Card may end fumbling for change at toll booths

December 06, 1991|By Leslie Cauley

American Telephone & Telegraph Co. said yesterday that it plans to introduce an electronic "smart card" early next year that will allow motorists to pay highway, bridge and tunnel tolls without stopping at toll booths.

Diane Wetherington, president of AT&T's smart card division, said the company is talking with a number of highway authorities across the United States about installing a toll system like ones already in use in Japan and Europe. The system is built around a card that looks like a plastic credit card but acts like a sophisticated computer.

AT&T's foray into the smart card business represents another step in the company's effort to establish itself as a major player in the financial services business. It follows a highly successful campaign by AT&T last year to introduce the Universal Card, AT&T's general-purpose credit card. There are now more than 11 million in circulation.

Mark Plakias, managing director of Strategic Telestrategies, a New York City-based consulting firm, predicted AT&T's latest toll product would be the first of many smart card offerings introduced by the nation's No. 1 long distance company.

"AT&T has clearly been focusing on financial services for over a year now," Mr. Plakias said.

At the heart of AT&T's new electronic toll system is a laminated card that contains an ultra-thin microprocessor. The credit card-sized computer can record and store the equivalent of four typed pages of information.

The toll system works like this: As a motorist approaches a toll area, the card is inserted into a small device mounted on the --board of the car. The device reads the card's account information and transmits the data via radio frequency to an electronic data controller in the toll booth.

At that point, there are a number of ways the customer can be billed -- by the toll authority, AT&T itself or a third-party collection agency. The system could also be set up as a debit-card arrangement, with tolls deducted from a prepaid account.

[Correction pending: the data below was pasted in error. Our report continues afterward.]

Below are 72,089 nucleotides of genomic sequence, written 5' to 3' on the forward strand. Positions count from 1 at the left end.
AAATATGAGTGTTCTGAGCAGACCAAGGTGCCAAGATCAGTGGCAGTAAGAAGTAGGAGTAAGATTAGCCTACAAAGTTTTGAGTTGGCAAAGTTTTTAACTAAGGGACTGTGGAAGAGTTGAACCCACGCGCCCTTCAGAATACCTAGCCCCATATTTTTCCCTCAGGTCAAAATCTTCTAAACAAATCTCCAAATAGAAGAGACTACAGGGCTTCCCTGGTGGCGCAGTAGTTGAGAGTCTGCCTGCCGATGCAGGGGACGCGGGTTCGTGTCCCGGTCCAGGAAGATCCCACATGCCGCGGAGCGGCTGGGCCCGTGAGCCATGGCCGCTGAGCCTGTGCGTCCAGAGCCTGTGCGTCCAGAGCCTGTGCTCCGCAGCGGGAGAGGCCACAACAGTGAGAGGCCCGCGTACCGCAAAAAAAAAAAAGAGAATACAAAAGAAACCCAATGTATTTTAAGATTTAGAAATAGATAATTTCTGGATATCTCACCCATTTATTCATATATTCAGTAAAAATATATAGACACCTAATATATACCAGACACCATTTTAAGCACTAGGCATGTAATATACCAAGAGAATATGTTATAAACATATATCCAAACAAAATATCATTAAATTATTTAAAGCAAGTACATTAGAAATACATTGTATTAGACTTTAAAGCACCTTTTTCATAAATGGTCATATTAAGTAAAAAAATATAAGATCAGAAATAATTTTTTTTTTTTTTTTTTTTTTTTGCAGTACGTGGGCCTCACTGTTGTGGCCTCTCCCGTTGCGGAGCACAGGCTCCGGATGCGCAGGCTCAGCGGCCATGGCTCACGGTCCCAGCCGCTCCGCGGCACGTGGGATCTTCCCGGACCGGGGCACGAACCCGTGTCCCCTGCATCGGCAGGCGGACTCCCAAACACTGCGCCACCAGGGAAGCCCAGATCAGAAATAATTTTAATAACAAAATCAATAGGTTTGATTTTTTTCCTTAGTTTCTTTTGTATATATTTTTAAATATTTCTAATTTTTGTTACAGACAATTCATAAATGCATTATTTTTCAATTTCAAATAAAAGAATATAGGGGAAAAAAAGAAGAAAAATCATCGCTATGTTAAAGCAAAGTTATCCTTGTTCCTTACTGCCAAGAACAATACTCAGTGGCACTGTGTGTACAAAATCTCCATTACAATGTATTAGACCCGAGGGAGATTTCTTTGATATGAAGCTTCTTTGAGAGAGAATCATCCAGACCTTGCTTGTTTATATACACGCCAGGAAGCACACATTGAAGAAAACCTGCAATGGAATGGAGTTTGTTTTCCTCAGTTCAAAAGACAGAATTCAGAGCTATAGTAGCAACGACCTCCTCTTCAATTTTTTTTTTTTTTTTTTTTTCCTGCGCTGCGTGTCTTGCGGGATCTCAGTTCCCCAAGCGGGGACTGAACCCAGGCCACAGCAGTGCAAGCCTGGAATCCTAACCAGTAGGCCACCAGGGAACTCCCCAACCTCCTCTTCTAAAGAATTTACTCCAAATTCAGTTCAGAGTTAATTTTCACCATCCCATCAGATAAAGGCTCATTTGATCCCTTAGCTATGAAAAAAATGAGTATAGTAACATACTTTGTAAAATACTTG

The transaction, which takes only milliseconds to complete, is re

corded by the smart card as the vehicle speeds through the toll booth. "The beauty of the system is that you don't have to stop," Ms. Wetherington said.

AT&T's plans for its smart card go far beyond the nation's congested highways, she said. Though the card will initially be used only to pay tolls, AT&T plans to introduce a raft of other general-use applications later next year. She said AT&T is looking at using its smart card as a general debit card for restaurants, gasoline stations and gift shops.

Because the card can record virtually any kind of information, she said the new smart card could be used as a personal data base to store personal information, such as medical and insurance information.

Depending how the state authority wanted to handle it, either the transportation authority or AT&T could sell the debit card and ---mounted device, Ms. Wetherington said. Other sale outlets might include department stores or AT&T phone stores.

Ms. Wetherington declined to say how much the --board-mounted units might cost. In other systems, those units are sometimes sold for less than $10.

Maryland won't be among the first users of AT&T's new toll system. According to state highway officials, Maryland has already looked at -- and rejected -- a number of electronic toll systems because of their high error rates.

However, a spokesman for the Transportation Authority said the state eventually plans to implement some sort of an electronic toll system to reduce backups at Maryland's four toll bridges and two tunnels and on its one turnpike.

AT&T's CREDIT CARDS

1 AT&T Calling Card, used to charge long-distance calls, 40 million in circulation.

2 Universal Card, a general purpose revolving credit card. 11 million in circulation.

NEW AT&T's Smart Card, for paying highway, bridge and tunnel tolls.

Baltimore Sun Articles
|
|
|
Please note the green-lined linked article text has been applied commercially without any involvement from our newsroom editors, reporters or any other editorial staff.